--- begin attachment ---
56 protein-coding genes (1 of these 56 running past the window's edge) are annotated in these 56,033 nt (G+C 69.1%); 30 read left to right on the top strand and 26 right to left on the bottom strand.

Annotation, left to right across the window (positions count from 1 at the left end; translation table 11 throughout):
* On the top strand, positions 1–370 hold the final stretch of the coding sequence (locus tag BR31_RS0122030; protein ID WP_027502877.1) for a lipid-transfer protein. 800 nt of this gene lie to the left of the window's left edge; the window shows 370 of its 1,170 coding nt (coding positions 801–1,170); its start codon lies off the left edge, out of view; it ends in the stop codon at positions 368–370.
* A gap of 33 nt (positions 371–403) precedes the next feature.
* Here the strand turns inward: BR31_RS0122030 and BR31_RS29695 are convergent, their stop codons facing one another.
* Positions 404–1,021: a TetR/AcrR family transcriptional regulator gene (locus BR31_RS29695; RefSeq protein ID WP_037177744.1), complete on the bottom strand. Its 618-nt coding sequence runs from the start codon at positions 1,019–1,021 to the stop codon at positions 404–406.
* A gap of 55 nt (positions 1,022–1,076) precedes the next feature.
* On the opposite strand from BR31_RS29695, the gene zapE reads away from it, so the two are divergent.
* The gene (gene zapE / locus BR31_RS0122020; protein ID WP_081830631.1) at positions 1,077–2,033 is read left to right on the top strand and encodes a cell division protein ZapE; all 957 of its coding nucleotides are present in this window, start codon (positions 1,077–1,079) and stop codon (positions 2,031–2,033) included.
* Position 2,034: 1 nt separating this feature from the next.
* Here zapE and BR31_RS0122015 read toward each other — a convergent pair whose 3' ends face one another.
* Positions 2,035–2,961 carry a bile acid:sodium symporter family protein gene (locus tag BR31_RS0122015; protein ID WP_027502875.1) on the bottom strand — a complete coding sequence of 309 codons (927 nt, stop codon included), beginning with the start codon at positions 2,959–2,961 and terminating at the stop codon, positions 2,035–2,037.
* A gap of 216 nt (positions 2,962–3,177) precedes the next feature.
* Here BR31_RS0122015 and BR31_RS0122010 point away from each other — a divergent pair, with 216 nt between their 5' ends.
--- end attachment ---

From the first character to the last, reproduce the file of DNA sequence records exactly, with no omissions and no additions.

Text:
56 protein-coding genes (1 of these 56 running past the window's edge) are annotated in these 56,033 nt (G+C 69.1%); 30 read left to right on the top strand and 26 right to left on the bottom strand.

Annotation, left to right across the window (positions count from 1 at the left end; translation table 11 throughout):
* On the top strand, positions 1–370 hold the final stretch of the coding sequence (locus tag BR31_RS0122030; protein ID WP_027502877.1) for a lipid-transfer protein. 800 nt of this gene lie to the left of the window's left edge; the window shows 370 of its 1,170 coding nt (coding positions 801–1,170); its start codon lies off the left edge, out of view; it ends in the stop codon at positions 368–370.
* A gap of 33 nt (positions 371–403) precedes the next feature.
* Here the strand turns inward: BR31_RS0122030 and BR31_RS29695 are convergent, their stop codons facing one another.
* Positions 404–1,021: a TetR/AcrR family transcriptional regulator gene (locus BR31_RS29695; RefSeq protein ID WP_037177744.1), complete on the bottom strand. Its 618-nt coding sequence runs from the start codon at positions 1,019–1,021 to the stop codon at positions 404–406.
* A gap of 55 nt (positions 1,022–1,076) precedes the next feature.
* On the opposite strand from BR31_RS29695, the gene zapE reads away from it, so the two are divergent.
* The gene (gene zapE / locus BR31_RS0122020; protein ID WP_081830631.1) at positions 1,077–2,033 is read left to right on the top strand and encodes a cell division protein ZapE; all 957 of its coding nucleotides are present in this window, start codon (positions 1,077–1,079) and stop codon (positions 2,031–2,033) included.
* Position 2,034: 1 nt separating this feature from the next.
* Here zapE and BR31_RS0122015 read toward each other — a convergent pair whose 3' ends face one another.
* Positions 2,035–2,961 carry a bile acid:sodium symporter family protein gene (locus tag BR31_RS0122015; protein ID WP_027502875.1) on the bottom strand — a complete coding sequence of 309 codons (927 nt, stop codon included), beginning with the start codon at positions 2,959–2,961 and terminating at the stop codon, positions 2,035–2,037.
* A gap of 216 nt (positions 2,962–3,177) precedes the next feature.
* Here BR31_RS0122015 and BR31_RS0122010 point away from each other — a divergent pair, with 216 nt between their 5' ends.